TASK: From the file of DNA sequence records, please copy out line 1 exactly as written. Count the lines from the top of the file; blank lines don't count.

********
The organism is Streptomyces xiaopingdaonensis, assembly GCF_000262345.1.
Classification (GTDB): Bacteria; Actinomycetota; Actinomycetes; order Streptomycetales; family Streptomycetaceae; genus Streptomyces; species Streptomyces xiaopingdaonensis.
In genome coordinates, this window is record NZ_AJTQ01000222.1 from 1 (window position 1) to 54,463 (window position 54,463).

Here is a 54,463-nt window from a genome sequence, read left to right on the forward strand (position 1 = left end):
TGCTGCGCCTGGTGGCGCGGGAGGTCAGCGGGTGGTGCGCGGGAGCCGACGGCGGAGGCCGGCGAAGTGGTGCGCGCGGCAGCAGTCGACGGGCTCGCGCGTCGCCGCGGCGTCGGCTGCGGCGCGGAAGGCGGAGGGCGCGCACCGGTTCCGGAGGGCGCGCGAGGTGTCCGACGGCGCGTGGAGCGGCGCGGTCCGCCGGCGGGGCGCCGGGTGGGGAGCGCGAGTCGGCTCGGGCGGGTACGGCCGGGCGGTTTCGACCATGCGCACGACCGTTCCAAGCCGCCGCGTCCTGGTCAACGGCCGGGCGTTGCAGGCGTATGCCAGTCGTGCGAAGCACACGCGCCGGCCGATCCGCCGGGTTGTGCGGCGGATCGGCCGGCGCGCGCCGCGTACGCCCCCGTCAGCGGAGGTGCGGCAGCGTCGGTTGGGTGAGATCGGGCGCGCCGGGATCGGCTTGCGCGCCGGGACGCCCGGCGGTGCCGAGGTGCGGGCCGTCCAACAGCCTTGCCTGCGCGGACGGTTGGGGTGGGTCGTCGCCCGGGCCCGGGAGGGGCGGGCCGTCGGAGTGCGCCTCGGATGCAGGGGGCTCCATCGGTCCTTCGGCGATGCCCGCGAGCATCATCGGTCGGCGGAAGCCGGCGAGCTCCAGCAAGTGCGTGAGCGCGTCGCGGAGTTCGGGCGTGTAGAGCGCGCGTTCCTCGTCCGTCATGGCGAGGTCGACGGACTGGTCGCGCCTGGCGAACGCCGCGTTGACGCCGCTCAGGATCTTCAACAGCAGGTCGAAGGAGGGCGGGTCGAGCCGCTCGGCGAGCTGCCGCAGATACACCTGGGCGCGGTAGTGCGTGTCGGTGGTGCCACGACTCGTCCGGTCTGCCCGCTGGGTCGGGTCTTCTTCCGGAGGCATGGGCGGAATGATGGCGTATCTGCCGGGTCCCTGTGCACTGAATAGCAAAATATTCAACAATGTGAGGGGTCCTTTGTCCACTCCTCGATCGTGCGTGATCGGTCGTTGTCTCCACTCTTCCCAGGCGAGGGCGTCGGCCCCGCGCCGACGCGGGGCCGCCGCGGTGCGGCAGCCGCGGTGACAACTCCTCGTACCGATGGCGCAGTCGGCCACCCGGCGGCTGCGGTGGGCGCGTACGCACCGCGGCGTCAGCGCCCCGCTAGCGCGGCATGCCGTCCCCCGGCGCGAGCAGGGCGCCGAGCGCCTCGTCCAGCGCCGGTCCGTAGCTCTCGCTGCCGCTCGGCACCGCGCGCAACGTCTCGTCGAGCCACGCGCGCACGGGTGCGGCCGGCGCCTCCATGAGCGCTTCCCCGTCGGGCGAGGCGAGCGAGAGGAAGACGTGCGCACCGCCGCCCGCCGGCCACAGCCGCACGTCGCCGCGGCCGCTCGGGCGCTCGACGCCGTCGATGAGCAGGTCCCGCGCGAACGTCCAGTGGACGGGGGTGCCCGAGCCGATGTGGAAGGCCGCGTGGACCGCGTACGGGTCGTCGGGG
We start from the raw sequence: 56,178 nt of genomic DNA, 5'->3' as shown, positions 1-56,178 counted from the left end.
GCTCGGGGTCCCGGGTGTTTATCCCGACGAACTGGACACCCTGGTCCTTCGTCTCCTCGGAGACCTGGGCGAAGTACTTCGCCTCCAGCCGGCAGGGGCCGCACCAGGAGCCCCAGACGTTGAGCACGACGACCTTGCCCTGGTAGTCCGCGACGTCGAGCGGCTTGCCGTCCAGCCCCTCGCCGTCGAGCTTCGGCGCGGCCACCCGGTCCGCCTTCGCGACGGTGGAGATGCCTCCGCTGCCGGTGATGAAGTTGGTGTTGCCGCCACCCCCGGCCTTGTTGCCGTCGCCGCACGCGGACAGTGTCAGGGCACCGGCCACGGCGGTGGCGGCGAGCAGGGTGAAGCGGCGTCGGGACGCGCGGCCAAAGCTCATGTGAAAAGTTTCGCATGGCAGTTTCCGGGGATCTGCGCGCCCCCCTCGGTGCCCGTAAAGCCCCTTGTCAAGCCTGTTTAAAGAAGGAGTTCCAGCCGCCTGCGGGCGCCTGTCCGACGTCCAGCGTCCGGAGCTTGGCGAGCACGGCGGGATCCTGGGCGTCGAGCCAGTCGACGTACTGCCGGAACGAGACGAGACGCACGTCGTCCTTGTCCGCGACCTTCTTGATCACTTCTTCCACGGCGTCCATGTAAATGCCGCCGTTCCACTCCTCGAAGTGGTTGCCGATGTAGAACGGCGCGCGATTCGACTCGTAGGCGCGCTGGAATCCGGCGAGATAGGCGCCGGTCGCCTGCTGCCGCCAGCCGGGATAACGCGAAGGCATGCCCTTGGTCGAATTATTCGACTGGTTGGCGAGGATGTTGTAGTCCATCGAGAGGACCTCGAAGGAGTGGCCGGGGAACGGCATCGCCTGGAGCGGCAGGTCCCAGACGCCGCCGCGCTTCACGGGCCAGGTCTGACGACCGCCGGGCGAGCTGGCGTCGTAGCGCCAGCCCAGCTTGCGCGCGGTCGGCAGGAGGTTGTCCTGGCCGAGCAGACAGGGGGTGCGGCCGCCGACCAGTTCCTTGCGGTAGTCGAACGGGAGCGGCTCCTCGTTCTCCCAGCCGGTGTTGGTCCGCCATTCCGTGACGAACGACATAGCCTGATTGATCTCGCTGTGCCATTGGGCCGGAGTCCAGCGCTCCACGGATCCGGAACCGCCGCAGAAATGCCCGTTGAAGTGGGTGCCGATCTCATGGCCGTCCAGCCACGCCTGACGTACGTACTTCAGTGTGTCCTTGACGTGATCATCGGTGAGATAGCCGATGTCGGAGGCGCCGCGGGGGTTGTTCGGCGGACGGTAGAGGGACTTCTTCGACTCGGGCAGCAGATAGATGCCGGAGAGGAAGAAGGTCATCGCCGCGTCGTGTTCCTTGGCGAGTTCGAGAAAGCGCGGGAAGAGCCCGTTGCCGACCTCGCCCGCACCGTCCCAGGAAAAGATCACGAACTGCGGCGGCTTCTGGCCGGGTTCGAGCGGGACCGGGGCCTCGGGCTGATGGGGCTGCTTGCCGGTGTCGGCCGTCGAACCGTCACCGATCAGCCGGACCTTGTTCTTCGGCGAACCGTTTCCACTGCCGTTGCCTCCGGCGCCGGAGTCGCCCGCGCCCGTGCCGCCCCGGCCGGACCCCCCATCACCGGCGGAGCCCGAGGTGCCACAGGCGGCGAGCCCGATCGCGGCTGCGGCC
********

The organism is Streptomyces xiaopingdaonensis, assembly GCF_000262345.1.